3. Learn Data Migration Proficiency

Storage managers used to deal with data movement in a simpler way. They were tasked with moving data from an old array to a new one, transferring data from a unit that was near capacity to another one, and sending data to tape archives. But the data migration market has exploded as data in vast quantities is moved from on-premises to the cloud and back again and from cloud to cloud. That’s why the data migration market should be worth nearly $11.5 billion by the end of 2022, and it should double again by 2026.

But moving so much data around is challenging. 

“If data is compromised, organizations risk having their projects delayed, completely halted, risk huge compliance fines, or face reputational damages to their organization,” said Carl D’Halluin, CTO at Datadobi.

“Data management processes that uphold the value of customer data are more important than ever.”

Storage managers, therefore, should become experts at dealing with the intricacies of data migration. They should learn how to use the latest generation of migration tools that incorporate features such as quality assurance, risk assessment, account management, and security.

See more: Top 10 Data Storage Certifications

4. Become a Cloud-to-Cloud Migration Expert

Storage managers in recent years have mainly had to deal with sending data to and from the cloud. But cloud-to-cloud migration has risen greatly in importance. Companies are either finding better deals with different hyperscalers, are deciding to not store all their data eggs in one cloud, or are using multiple clouds for added data protection and disaster recovery (DR). Whatever the reason, storage managers who can master all this shuffling around of storage will be a prized possession. When done incorrectly, costs can escalate, and data loss incidents or corruption can occur.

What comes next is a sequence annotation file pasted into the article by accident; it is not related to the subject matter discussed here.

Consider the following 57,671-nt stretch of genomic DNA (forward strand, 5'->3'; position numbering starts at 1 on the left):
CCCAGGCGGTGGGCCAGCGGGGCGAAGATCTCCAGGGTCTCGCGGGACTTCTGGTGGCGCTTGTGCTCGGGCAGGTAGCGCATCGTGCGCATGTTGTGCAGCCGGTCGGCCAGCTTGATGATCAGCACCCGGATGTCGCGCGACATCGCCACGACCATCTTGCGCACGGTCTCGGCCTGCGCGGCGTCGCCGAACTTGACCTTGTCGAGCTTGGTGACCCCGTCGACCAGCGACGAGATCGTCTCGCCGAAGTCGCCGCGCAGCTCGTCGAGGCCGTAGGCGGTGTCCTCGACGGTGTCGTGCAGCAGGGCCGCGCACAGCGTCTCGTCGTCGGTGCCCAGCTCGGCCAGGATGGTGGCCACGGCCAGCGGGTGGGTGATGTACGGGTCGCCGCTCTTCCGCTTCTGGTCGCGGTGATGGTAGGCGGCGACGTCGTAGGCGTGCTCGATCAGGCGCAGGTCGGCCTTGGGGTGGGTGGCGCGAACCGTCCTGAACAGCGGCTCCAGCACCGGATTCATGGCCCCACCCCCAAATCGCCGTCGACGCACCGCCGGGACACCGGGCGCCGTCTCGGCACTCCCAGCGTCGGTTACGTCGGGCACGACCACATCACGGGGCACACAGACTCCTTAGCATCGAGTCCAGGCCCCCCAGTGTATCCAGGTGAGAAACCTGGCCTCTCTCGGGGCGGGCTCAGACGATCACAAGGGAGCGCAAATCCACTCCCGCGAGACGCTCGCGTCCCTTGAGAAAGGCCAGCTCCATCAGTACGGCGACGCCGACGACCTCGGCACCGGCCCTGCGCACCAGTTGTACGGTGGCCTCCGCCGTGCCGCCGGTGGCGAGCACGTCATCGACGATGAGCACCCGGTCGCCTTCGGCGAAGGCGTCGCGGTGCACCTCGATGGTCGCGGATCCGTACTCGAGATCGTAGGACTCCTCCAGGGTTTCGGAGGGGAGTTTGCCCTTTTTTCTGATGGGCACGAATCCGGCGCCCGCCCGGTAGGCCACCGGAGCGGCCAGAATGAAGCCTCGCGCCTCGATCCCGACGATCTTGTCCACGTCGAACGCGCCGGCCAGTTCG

“There is a definite trend of moving data and apps cost effectively and in a timely manner from one cloud to another,” said Greg Schulz, an analyst with StorageIO Group.

5. Storage as the New Dream Job

Storage management is no longer simply about ensuring disk and tape drives are properly connected, monitored, and maintained. Any data can be stored anywhere and any way — physically or virtually and locally or remotely. As a result, the storage manager is now a much more crucial and integral part of the overall IT strategy of most organizations. 

With increased responsibilities, roles in data and storage management require higher levels of training as well a host of tools and equipment that need to be used. Today’s storage managers are required to not only manage data but to ensure data is safe from hackers and possible security breaches. Data needs to be stored, kept safe, and made instantly and continuously available, and this requires careful planning, advanced technology solutions, and constant vigilance.

“When people commence a career in IT, they don’t immediately think of storage as their dream role,” said Brent Skalicky,chief human resources officer at Arcserve.

“However, in the modern IT world, data is king, and data will always need storage. The prevalence of the cloud has elevated the importance of data to a new level, and this means working in storage is also a more attractive, exciting, and lucrative role.”

Drew Robb
Drew Robb
Drew Robb has been a full-time professional writer and editor for more than twenty years. He currently works freelance for a number of IT publications, including eSecurity Planet and CIO Insight. He is also the editor-in-chief of an international engineering magazine.